September 11, 2009

Yesterday and Today

Yesterday was a very special anniversary. The date was September tenth. This day may not seem as though it stands out in history but, oh, it does. It commemorates the September tenth of eight years ago, a day of peace and calm and nonviolence. A day that was the end of an era.

Because after September 10, 2001 came September 11, 2001. After that peaceful day of normality came a day of war, and hatred, and death...

I was ten years old when the terrorist attacks of 9-11 came crashing into my homeland and my sense of security. I was in fifth grade. I didn't know much. My teachers enlightened me of very little concerning the attacks. One teacher feared he'd lost his daughter in one of the WTC towers, but he stayed in school to reassure the children, not that there was much reassurance going on. It was a horrible day of strained smiles and "Oh, it'll be okay"s that I won't ever forget. And then- when school got out for the day and the truth of the matter was revealed... Then came the shock, the sadness, the terror.

Two thousand, nine hundred and seventy-four innocent people died that day. Twenty-four remain missing. The two World Trade Center Twin Towers were decimated, part of the Pentagon ruined, a field in Shanksville, PA scorched (what if that fourth plane had landed in Washington, D.C., as it was supposedly meant to?). And who did this? Nineteen men, in physical truth; more broadly, fanatacism and the increasingly violent anti-American fringe counterculture.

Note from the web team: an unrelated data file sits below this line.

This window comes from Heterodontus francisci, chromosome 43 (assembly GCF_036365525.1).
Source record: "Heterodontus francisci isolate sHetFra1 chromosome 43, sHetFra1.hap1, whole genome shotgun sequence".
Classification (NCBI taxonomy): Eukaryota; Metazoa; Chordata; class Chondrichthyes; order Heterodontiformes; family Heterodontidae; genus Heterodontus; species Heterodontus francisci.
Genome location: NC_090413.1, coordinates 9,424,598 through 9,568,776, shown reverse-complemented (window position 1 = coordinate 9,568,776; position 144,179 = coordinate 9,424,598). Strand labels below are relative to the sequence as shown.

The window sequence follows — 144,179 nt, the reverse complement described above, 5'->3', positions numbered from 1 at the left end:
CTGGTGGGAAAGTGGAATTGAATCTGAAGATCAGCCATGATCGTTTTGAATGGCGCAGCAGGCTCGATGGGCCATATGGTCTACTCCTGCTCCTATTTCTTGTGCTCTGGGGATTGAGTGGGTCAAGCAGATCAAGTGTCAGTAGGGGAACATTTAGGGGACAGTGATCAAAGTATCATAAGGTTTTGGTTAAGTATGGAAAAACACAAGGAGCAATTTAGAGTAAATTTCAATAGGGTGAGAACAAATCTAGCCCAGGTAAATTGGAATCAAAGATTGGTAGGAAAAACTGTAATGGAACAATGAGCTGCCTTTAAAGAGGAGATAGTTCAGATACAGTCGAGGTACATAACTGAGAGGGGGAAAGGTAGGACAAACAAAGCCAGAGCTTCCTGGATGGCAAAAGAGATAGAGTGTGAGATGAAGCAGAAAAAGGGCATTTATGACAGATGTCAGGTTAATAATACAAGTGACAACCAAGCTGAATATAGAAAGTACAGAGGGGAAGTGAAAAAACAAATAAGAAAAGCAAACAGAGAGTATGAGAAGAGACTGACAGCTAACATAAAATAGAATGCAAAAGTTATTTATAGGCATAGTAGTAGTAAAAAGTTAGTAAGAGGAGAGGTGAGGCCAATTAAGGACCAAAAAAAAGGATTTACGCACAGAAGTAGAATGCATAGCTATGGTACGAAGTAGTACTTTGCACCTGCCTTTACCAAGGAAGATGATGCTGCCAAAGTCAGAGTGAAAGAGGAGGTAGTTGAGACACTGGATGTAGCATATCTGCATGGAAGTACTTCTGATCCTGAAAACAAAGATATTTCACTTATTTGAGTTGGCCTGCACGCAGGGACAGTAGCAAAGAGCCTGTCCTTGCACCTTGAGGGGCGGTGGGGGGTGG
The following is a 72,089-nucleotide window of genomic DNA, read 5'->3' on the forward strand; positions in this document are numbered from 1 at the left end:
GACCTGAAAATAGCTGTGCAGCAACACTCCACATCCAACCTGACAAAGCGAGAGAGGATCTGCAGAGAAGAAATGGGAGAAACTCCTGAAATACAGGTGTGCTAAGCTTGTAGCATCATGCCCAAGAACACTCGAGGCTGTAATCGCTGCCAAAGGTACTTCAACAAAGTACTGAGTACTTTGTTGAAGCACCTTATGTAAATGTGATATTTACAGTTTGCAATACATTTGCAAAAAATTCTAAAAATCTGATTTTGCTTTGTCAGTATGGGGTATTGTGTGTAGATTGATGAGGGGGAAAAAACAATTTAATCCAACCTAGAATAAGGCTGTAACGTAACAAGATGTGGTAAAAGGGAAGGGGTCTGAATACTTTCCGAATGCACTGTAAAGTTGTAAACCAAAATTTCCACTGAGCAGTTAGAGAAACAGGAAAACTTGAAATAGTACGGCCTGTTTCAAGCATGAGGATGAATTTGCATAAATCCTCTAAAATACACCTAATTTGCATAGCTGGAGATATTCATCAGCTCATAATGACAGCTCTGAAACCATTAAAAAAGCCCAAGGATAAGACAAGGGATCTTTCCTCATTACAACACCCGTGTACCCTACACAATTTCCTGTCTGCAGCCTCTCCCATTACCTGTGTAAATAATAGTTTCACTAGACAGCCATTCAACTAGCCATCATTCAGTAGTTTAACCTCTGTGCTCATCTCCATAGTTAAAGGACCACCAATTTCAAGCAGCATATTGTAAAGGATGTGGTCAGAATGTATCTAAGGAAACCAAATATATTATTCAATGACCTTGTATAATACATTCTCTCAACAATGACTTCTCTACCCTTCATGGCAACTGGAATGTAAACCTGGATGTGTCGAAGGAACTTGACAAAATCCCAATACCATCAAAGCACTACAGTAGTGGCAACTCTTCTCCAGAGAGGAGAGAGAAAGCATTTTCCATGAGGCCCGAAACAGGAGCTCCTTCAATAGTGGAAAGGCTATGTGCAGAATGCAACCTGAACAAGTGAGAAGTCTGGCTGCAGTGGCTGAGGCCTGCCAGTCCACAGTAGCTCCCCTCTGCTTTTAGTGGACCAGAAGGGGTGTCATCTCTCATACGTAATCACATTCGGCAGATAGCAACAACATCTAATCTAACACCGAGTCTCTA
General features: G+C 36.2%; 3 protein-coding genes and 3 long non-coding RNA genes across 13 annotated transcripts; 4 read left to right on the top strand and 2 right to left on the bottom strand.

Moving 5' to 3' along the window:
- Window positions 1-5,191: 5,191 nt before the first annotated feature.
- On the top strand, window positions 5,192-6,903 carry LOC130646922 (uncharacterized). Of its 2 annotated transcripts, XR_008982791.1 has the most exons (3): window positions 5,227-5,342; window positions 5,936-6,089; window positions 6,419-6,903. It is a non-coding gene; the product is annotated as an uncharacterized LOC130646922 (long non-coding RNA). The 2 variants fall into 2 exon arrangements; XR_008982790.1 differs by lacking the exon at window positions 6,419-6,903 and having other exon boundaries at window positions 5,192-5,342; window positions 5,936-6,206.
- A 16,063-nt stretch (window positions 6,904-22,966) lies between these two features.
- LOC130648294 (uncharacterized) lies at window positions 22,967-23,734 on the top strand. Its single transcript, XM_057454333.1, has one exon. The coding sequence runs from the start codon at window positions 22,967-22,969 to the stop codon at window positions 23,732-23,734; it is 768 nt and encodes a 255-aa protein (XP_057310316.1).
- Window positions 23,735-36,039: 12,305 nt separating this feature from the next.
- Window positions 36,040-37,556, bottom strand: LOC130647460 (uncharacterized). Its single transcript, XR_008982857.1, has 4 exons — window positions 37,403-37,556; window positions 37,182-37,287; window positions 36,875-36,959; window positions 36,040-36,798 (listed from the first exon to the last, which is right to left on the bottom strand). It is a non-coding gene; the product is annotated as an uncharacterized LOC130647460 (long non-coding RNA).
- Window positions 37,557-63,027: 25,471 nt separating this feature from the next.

But I knew none of this. I was only ten. And just one day before, all of this had not yet intruded onto my beautifully innocent world. I was nothing but a nice little schoolchild. I had few ideas of death or destruction. Yes, September tenth was a great day...

Now that I am a few years older and much, much more cynical, I look back and realize that September tenth was really not that much less significant than its infamous successor. It was another "day to live in infamy" (and so help us all, how many will there be?). September eleventh is famous as the day so many people died. September tenth is not famous as the day so many people lived. One of these days stands for an end, one a beginning; one relative peace, the other war.

So today I call your attention to this: Think of those who died, and of their families, and may their souls be well. ...And think of those who lived, and could have lived, and will live for all their lives with the memory of September eleventh (and the loss of days such as September tenth!) forever engraved in their minds.

And now the clock has turned and it is September eleventh, the ninth September eleventh to become a day of sorrowful remembrance. To honor the 2974, I ask you not to spend this day in hatred (for there's more than enough of that in the world) but instead to remember the victims and contemplate ways in which we the living can make the world a better place. In their memory, let us not only cry-- let us work to create a better future in which there are fewer days to live in infamy and many more days as September tenth once was, days of innocence and safety and happiness.

To honor the 2974, let us find our way to peace...

No comments:

Post a Comment